You can register for the regular monthly webinar here:

June Webinar Registrations

(If you are having issues with the above link copy and paste –

The details are:

CIAOPS Need to Know Webinar – June 2023
Friday 30th of June 2023
11.00am – 12.00am Sydney Time

All sessions are recorded and posted to the CIAOPS Academy.

The CIAOPS Need to Know Webinars are free to attend but if you want to receive the recording of the session you need to sign up as a CIAOPS patron which you can do here:

or purchase them individually at:

Also feel free at any stage to email me directly via with your webinar topic suggestions.

I’d also appreciate you sharing information about this webinar with anyone you feel may benefit from the session and I look forward to seeing you there.

Connecting a Sparkfun ThingPlus ESP32-S2 WROOM to Adafruit IO

After my previous success getting data into Azure IoT Central I now wanted a way to send data the other way. That is to the device from the cloud. However, I could see this being a challenge if I continued to use Azure as my cloud endpoint. What I really needed was something simpler to help me better understand the core communication concepts.

With this in mind I discovered:

that is much easier to use to do the basic stuff I wanted.

I therefore went to Adafruit IO and created a free account. This will then give you access to:

I then needed to create a ‘Feed’ into which the data from my device would be sent so that it could then appear in the Adafruit IO console. You can follow these instructions to create a ‘Feed’:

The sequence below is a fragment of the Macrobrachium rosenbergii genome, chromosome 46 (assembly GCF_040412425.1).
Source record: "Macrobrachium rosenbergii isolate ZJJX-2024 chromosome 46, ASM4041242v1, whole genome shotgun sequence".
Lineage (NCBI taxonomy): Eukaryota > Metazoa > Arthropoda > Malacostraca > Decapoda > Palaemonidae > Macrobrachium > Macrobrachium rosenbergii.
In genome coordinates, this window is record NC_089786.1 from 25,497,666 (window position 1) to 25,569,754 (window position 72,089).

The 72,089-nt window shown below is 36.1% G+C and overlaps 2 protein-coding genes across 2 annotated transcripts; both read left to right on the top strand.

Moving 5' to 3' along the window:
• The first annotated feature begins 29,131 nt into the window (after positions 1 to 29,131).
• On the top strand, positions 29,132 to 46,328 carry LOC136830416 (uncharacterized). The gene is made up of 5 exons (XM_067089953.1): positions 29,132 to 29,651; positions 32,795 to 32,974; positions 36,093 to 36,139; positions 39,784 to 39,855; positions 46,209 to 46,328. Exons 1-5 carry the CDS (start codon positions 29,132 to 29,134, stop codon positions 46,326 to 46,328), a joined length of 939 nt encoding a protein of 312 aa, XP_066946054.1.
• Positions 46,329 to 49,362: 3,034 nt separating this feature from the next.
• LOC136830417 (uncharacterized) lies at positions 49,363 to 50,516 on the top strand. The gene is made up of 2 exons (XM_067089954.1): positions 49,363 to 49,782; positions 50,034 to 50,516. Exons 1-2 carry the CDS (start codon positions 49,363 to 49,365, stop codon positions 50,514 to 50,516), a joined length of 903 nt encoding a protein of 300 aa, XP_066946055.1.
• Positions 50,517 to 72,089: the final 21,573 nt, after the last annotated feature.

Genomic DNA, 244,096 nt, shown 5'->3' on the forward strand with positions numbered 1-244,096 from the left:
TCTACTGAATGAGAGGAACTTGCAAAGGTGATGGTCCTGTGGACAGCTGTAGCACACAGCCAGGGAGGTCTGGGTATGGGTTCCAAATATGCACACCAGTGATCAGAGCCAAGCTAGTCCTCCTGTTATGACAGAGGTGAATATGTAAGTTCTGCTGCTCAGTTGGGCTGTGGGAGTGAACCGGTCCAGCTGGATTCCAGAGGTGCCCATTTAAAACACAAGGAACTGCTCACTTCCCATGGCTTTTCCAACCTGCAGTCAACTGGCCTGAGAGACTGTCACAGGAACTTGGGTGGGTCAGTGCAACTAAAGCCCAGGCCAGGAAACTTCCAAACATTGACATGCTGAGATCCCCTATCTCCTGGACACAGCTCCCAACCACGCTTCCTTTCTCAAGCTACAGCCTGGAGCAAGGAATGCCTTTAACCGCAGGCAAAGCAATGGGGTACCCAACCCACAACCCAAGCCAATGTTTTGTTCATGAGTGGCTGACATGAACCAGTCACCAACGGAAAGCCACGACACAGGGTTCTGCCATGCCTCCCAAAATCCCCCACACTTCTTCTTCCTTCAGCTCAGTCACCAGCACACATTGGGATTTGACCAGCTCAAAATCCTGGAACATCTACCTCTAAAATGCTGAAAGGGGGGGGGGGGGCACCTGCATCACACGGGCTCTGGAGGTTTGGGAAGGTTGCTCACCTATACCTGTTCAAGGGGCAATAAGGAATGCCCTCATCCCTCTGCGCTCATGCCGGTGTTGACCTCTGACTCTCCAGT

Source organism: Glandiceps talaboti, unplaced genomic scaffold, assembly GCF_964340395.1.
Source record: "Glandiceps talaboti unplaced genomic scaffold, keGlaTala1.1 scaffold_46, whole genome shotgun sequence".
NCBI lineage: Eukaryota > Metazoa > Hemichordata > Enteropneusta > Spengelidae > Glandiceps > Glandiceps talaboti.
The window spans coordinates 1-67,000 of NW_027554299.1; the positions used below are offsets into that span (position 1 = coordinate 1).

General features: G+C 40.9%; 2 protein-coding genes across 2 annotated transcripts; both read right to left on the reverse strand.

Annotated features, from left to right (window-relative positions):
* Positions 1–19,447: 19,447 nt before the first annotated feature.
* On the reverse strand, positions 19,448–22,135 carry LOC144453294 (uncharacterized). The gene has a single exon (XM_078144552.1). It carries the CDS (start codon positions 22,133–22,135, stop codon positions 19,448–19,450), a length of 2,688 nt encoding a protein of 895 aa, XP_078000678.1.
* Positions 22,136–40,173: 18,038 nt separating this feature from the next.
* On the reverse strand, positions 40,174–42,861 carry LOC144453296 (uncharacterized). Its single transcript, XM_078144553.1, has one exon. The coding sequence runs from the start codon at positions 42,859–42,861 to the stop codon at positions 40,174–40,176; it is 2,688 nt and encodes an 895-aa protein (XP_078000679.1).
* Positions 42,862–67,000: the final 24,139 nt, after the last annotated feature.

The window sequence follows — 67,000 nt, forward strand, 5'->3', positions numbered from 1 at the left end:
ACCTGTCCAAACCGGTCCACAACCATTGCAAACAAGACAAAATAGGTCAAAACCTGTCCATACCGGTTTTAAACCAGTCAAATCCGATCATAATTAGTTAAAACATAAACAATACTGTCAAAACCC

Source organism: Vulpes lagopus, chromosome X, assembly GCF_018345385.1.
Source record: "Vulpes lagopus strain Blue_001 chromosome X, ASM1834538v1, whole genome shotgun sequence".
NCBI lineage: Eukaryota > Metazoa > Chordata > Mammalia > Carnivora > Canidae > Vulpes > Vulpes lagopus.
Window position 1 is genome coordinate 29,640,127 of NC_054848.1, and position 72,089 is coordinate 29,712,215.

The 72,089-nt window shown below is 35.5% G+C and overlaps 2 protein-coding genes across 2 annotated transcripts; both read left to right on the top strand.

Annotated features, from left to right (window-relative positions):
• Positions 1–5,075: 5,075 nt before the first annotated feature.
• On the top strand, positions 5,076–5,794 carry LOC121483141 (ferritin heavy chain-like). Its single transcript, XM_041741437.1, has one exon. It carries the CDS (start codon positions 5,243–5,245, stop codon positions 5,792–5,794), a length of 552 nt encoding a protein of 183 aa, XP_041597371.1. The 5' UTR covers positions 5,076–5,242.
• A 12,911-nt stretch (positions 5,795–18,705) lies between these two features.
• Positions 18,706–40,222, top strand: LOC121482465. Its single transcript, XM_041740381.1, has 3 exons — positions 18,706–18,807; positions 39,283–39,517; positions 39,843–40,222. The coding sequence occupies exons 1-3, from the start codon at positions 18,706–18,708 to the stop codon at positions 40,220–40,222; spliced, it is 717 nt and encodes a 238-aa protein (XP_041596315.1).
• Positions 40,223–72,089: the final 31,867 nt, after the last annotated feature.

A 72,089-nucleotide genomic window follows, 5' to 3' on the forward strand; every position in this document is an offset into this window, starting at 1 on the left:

To get the credentials you’ll need to connect to the feed you just created you’ll need to select the ‘key’ icon in the top right of the window as shown above to reveal the details.


You should see a dialog like that shown above with your Active key. It is also handy to grab the sample code displayed below.

You’ll need the following headers/libraries in your code:

#include <Arduino.h>
#include <WiFi.h>
#include <Adafruit_MQTT.h>
#include <Adafruit_MQTT_Client.h>

you’ll also need to define a few things:

#define AIO_SERVER “”
#define AIO_SERVERPORT 1883
#define AIO_USERNAME “<Adafruit IO user name>
#define AIO_KEY “<Your Active key>
#define WLAN_SSID “<Your WiFi name>
#define WLAN_PASS “<Your Wifi password>

You’ll need to enter your own values for the last few to suit your own environment.

Next, you need to connect to the feed you created using:

// Setup the MQTT client class by passing in the WiFi client and MQTT server and login details.


Adafruit_MQTT_Publish feed= Adafruit_MQTT_Publish(&mqtt, AIO_USERNAME “/feeds/<Your feed name>”);